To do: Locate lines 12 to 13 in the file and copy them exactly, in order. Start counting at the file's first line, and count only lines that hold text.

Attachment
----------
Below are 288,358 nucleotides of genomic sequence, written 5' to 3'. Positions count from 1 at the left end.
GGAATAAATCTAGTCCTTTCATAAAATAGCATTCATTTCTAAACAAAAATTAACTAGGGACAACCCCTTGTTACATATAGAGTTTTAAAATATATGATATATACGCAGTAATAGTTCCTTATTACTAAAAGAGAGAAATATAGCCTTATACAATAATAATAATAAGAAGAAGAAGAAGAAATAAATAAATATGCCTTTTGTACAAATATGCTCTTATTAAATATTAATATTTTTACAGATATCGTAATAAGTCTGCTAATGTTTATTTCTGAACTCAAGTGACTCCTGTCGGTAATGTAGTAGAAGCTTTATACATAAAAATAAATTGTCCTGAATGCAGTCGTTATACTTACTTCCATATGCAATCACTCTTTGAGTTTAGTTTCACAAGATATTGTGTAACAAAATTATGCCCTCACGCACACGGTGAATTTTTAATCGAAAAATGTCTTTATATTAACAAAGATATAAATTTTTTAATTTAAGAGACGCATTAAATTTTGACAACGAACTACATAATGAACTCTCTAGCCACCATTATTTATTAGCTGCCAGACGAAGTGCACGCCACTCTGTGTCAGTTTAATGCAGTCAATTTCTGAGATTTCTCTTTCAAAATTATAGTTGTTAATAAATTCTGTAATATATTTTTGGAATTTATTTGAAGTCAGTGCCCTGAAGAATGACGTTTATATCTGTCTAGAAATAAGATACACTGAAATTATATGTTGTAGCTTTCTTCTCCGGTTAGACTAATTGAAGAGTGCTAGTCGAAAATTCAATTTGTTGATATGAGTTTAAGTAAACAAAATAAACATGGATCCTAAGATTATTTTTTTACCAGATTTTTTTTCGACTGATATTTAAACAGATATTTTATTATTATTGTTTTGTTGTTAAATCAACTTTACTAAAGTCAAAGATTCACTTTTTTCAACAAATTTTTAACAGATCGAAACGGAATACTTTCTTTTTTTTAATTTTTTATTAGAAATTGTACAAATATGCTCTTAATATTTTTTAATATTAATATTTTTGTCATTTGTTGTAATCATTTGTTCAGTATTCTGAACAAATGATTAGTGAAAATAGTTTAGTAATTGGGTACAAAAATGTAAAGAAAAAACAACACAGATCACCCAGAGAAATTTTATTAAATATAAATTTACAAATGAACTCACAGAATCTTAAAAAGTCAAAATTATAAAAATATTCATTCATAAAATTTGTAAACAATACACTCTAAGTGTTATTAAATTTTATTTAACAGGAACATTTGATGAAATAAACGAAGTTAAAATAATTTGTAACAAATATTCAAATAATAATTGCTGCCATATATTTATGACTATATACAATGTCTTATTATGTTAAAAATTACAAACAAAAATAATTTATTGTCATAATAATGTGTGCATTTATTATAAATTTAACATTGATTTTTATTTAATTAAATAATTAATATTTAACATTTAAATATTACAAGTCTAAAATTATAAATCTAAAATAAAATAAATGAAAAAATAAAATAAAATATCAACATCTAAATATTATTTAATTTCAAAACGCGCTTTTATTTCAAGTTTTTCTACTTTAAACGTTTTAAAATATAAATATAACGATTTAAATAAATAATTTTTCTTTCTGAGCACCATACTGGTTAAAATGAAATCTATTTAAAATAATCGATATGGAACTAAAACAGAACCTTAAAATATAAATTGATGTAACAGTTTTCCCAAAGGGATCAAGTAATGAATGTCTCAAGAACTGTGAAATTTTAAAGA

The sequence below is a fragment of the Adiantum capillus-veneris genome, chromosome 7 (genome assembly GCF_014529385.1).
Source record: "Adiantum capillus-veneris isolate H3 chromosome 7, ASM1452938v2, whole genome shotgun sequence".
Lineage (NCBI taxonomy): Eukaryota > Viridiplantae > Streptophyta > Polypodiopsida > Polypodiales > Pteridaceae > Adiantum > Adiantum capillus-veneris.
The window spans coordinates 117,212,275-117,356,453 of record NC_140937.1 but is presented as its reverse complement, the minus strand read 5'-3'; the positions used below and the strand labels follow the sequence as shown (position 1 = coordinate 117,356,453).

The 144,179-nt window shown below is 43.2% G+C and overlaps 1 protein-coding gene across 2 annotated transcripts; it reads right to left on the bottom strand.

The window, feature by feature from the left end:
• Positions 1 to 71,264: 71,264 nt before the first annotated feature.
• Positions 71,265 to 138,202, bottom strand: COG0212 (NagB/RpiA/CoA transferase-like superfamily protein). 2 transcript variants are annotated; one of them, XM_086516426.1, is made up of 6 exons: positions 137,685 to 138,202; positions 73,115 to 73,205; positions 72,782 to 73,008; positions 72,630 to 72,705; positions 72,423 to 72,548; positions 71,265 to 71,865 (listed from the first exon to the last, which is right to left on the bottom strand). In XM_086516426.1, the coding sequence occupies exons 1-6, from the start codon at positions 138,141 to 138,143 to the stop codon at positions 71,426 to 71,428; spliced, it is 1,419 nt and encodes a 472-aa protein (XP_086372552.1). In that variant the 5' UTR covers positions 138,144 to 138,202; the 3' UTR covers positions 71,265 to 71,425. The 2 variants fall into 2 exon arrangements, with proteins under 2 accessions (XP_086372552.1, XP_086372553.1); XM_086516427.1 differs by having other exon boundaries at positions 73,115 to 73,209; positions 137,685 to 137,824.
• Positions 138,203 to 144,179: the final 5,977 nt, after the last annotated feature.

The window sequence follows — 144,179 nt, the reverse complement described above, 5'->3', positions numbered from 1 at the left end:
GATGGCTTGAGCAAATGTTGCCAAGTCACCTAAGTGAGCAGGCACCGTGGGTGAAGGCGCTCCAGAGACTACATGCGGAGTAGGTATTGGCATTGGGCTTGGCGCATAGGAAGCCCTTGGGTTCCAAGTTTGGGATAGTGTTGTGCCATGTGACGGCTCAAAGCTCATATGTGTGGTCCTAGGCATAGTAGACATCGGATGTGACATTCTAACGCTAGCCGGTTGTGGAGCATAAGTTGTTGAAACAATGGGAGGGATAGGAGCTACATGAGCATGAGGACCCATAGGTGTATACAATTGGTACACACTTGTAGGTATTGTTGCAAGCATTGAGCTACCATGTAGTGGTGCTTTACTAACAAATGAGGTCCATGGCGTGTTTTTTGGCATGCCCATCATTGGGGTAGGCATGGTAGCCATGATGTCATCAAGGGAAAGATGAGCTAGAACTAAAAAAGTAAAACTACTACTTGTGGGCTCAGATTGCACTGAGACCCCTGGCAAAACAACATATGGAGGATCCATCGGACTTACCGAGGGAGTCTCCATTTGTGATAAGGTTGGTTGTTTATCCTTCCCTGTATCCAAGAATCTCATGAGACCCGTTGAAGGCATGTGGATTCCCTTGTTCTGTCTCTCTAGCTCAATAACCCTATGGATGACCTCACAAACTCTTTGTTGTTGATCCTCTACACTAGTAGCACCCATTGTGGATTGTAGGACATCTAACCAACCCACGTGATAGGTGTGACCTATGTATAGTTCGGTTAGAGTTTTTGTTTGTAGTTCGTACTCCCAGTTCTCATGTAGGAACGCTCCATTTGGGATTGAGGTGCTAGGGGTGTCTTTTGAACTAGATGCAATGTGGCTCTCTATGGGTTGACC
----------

The window sequence follows — 144,179 nt, the reverse complement described above, 5'->3', positions numbered from 1 at the left end:
GATGGCTTGAGCAAATGTTGCCAAGTCACCTAAGTGAGCAGGCACCGTGGGTGAAGGCGCTCCAGAGACTACATGCGGAGTAGGTATTGGCATTGGGCTTGGCGCATAGGAAGCCCTTGGGTTCCAAGTTTGGGATAGTGTTGTGCCATGTGACGGCTCAAAGCTCATATGTGTGGTCCTAGGCATAGTAGACATCGGATGTGACATTCTAACGCTAGCCGGTTGTGGAGCATAAGTTGTTGAAACAATGGGAGGGATAGGAGCTACATGAGCATGAGGACCCATAGGTGTATACAATTGGTACACACTTGTAGGTATTGTTGCAAGCATTGAGCTACCATGTAGTGGTGCTTTACTAACAAATGAGGTCCATGGCGTGTTTTTTGGCATGCCCATCATTGGGGTAGGCATGGTAGCCATGATGTCATCAAGGGAAAGATGAGCTAGAACTAAAAAAGTAAAACTACTACTTGTGGGCTCAGATTGCACTGAGACCCCTGGCAAAACAACATATGGAGGATCCATCGGACTTACCGAGGGAGTCTCCATTTGTGATAAGGTTGGTTGTTTATCCTTCCCTGTATCCAAGAATCTCATGAGACCCGTTGAAGGCATGTGGATTCCCTTGTTCTGTCTCTCTAGCTCAATAACCCTATGGATGACCTCACAAACTCTTTGTTGTTGATCCTCTACACTAGTAGCACCCATTGTGGATTGTAGGACATCTAACCAACCCACGTGATAGGTGTGACCTATGTATAGTTCGGTTAGAGTTTTTGTTTGTAGTTCGTACTCCCAGTTCTCATGTAGGAACGCTCCATTTGGGATTGAGGTGCTAGGGGTGTCTTTTGAACTAGATGCAATGTGGCTCTCTATGGGTTGACC